Huldin: EPA approves Phase I standard: Is your real estate deal ready?

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Consider this scenario: A developer acquires an 1800s brick building in an up-and-coming neighborhood to convert into luxury loft condos. A few weeks after the sale closes, the developer receives a notice letter from the United States Environmental Protection Agency. It turns out that the building was once a machine shop and plating operation, and there are substantial environmental impacts to the soil and groundwater beneath the building. In that letter, EPA demands that the developer delineate and address that historical contamination and informs the developer that it is on the hook for all historical contamination at the site.

Does this sound absurd? While it might shock the conscience, this is a very real, and all too common, scenario, which could mean millions of dollars in liabilities for parties that purchase real estate without first engaging in proper environmental due diligence. Risks like these permeate every aspect of any transaction involving real estate. This is especially true when the property in question has a legacy of historical industrial use. Often these sites — for better or worse — face the stigma of being undesirable and risky, but there are ways to significantly mitigate this risk.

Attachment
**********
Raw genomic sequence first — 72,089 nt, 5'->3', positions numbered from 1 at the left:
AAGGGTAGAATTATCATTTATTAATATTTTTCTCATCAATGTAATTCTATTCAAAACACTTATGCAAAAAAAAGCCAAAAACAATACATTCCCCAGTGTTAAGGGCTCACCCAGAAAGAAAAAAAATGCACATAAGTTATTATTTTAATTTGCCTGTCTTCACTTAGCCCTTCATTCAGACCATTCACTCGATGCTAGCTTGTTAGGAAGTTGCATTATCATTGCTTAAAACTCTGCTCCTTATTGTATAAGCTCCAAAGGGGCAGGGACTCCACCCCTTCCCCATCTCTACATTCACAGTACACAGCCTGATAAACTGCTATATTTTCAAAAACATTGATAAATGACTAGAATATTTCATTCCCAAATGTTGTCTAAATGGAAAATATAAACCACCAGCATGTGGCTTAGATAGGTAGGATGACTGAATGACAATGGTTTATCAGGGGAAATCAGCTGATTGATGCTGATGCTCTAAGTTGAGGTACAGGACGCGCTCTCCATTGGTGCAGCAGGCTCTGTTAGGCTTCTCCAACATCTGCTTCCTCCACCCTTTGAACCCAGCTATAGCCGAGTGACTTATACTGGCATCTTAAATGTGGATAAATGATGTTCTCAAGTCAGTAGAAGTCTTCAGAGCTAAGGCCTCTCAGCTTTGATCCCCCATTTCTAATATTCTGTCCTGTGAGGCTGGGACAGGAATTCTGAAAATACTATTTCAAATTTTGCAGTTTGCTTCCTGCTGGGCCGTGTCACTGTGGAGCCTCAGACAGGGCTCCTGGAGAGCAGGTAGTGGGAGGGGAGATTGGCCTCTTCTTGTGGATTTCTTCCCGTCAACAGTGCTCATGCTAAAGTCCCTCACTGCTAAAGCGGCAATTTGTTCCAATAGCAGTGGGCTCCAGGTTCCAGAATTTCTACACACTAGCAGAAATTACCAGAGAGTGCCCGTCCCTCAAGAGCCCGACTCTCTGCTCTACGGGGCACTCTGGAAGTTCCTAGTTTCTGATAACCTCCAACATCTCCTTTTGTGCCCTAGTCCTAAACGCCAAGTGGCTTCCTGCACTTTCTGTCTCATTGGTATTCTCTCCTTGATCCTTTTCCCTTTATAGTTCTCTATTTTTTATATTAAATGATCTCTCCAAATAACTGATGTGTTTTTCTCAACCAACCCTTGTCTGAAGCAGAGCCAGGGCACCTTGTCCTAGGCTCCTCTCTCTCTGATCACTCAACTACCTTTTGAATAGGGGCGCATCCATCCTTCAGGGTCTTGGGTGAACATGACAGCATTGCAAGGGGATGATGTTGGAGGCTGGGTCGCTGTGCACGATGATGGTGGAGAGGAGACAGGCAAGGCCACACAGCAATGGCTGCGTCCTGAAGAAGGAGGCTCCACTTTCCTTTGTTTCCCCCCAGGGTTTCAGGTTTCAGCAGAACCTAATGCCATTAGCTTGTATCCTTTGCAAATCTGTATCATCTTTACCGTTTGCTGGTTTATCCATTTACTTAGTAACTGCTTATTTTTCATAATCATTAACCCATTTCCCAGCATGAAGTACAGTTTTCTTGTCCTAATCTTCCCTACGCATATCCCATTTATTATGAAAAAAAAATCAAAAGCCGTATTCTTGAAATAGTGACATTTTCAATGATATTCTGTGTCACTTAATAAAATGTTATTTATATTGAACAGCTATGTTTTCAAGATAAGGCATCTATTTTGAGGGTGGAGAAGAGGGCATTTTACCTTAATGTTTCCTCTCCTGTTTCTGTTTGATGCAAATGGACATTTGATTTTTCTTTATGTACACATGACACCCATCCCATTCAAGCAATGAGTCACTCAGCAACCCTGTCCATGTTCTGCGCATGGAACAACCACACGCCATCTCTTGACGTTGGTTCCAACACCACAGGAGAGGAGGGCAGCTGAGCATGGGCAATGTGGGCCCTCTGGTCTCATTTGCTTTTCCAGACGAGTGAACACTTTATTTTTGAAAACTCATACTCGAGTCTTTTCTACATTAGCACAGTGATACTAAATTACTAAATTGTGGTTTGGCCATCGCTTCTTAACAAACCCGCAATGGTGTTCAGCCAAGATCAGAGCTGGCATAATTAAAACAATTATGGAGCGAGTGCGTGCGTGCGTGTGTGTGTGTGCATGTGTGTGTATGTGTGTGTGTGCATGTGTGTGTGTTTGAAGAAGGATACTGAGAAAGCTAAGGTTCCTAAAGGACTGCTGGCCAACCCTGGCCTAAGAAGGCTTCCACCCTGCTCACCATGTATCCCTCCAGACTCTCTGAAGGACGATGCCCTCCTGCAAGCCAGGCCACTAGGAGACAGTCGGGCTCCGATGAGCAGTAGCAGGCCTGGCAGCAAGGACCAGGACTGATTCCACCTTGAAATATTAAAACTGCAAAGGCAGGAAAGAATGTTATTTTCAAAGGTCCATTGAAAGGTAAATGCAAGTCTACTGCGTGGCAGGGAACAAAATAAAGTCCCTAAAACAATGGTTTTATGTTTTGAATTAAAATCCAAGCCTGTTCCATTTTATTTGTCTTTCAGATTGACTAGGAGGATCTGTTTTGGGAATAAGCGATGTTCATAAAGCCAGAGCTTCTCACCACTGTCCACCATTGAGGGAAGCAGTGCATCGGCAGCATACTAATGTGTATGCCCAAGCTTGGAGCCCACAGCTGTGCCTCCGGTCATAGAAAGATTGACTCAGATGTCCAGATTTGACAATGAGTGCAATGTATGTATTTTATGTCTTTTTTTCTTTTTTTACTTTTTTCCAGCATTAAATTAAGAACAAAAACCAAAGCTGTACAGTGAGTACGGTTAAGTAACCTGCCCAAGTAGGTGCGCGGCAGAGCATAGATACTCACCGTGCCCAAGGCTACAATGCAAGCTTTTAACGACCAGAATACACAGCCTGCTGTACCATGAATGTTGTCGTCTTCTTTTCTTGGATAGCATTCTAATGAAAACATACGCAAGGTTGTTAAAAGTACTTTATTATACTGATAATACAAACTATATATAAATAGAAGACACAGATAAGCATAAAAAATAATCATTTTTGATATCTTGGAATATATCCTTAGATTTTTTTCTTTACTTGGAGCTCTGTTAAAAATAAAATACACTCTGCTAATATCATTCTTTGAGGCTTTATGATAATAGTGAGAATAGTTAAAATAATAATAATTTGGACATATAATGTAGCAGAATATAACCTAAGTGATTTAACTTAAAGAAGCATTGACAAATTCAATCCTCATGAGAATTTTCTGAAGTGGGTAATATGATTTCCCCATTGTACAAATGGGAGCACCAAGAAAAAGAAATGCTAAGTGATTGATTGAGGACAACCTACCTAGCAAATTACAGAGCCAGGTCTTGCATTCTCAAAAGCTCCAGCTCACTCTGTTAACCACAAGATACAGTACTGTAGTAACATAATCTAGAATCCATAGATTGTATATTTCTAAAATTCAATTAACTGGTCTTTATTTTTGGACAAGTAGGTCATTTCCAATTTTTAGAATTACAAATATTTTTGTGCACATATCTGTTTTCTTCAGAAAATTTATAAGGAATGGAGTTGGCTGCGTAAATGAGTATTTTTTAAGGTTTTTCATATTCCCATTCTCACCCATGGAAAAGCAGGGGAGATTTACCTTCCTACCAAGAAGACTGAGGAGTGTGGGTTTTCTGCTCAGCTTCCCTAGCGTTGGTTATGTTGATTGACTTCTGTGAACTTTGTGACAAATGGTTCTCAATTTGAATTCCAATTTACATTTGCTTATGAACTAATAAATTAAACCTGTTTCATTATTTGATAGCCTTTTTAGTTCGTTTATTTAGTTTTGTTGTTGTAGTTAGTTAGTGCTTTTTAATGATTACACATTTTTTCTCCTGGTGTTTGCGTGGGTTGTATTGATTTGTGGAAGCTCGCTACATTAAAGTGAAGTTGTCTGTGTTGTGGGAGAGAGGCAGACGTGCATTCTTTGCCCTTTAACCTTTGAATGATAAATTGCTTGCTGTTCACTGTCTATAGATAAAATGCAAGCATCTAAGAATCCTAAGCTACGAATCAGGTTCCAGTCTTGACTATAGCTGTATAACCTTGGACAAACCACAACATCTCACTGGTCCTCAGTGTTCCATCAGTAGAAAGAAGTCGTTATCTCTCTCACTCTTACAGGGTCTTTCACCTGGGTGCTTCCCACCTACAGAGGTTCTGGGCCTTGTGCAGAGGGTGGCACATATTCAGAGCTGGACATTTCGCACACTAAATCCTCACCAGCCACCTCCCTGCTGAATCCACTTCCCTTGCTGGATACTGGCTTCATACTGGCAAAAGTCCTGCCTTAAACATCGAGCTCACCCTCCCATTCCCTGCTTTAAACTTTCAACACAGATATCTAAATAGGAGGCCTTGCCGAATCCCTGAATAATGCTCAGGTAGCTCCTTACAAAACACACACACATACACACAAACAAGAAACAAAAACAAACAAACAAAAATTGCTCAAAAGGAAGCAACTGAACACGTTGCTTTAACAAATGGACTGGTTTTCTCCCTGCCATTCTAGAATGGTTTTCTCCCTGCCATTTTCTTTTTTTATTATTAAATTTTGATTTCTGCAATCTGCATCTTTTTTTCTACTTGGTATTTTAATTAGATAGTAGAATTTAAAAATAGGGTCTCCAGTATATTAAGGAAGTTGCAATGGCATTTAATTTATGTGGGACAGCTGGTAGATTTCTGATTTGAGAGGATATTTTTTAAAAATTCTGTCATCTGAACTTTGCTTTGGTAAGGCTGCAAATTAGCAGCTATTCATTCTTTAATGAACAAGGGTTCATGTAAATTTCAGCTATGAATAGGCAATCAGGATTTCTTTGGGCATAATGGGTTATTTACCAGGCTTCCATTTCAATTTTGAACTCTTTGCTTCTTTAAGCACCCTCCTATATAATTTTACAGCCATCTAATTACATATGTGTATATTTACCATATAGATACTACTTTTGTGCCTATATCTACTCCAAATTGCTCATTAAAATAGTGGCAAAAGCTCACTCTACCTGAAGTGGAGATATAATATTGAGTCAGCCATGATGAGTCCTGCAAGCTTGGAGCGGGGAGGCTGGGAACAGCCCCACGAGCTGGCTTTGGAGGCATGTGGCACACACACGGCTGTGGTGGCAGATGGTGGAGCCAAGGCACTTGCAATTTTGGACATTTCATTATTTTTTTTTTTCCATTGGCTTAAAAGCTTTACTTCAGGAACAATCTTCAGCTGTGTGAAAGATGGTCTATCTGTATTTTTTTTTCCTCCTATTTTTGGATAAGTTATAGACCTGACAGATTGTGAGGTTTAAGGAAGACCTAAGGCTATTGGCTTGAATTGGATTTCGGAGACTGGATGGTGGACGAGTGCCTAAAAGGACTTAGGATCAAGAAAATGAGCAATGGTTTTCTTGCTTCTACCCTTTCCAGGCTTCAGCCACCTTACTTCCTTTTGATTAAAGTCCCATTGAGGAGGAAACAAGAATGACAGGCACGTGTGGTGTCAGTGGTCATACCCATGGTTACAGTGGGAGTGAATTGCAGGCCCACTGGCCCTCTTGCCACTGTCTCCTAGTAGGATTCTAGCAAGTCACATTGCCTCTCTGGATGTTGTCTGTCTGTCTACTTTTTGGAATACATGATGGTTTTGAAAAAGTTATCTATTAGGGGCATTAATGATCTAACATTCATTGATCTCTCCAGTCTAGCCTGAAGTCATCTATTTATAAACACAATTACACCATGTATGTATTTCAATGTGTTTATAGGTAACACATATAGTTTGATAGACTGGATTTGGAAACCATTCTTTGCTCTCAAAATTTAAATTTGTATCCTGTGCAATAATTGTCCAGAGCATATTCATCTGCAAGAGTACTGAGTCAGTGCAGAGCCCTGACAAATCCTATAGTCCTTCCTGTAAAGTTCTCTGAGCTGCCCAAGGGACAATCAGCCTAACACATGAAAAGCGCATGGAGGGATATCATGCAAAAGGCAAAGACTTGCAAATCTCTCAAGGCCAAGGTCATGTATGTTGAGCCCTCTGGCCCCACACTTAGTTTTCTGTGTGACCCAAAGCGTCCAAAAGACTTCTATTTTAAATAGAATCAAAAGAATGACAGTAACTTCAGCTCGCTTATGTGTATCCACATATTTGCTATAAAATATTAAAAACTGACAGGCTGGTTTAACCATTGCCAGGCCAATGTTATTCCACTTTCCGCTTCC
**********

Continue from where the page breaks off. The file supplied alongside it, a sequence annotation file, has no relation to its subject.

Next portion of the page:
In many respects, the perception of risk is valid. The Comprehensive Environmental Response, Compensation, and Liability Act (or CERCLA, 42 U.S.C. 9601) — often known as Superfund — has created harsh penalties for parties that own and operate sites with historical contamination. Under CERCLA, generally speaking, current owners along with owners and operators at the time of a “disposal” are faced with joint and several liability relating to any and all contamination at their sites. This has rightly caused many to pause before — or in many cases forgo — acquiring sites that may be environmentally impacted.

But the federal government has enacted a number of statutes and regulations that allow otherwise potentially responsible parties to mitigate those risks. The principal tool is the bona fide prospective purchaser defense. A BFPP — subject to continuing obligations — is able to eliminate many of the risks of incurring federal and state liability related to environmental impacts. (Indiana has adopted the BFPP defense, but some states have not done so in part or in its entirety.) To qualify as a BFPP, a purchaser must satisfy eight criteria, including three “threshold requirements” and five “continuing obligations.” Among the most important threshold requirements is the preacquisition duty that the purchaser “made all appropriate inquiries into the previous ownership and uses of the facility in accordance with generally accepted good commercial and customary standards and practices” — better known as the “all appropriate inquiry” requirement.

On its face, the all appropriate inquiry requirement means conducting a Phase I environmental site assessment, which is a backward-looking analysis of a given property. However, through various modifications to the applicable regulations, EPA has continued to augment what constitutes an all appropriate inquiry. In its most recent rulemaking in conjunction with ASTM International, EPA has again modified the standards for satisfying the “all appropriate inquiry” requirement of the BFPP through ASTM E1527-21, which went into effect on Feb. 13.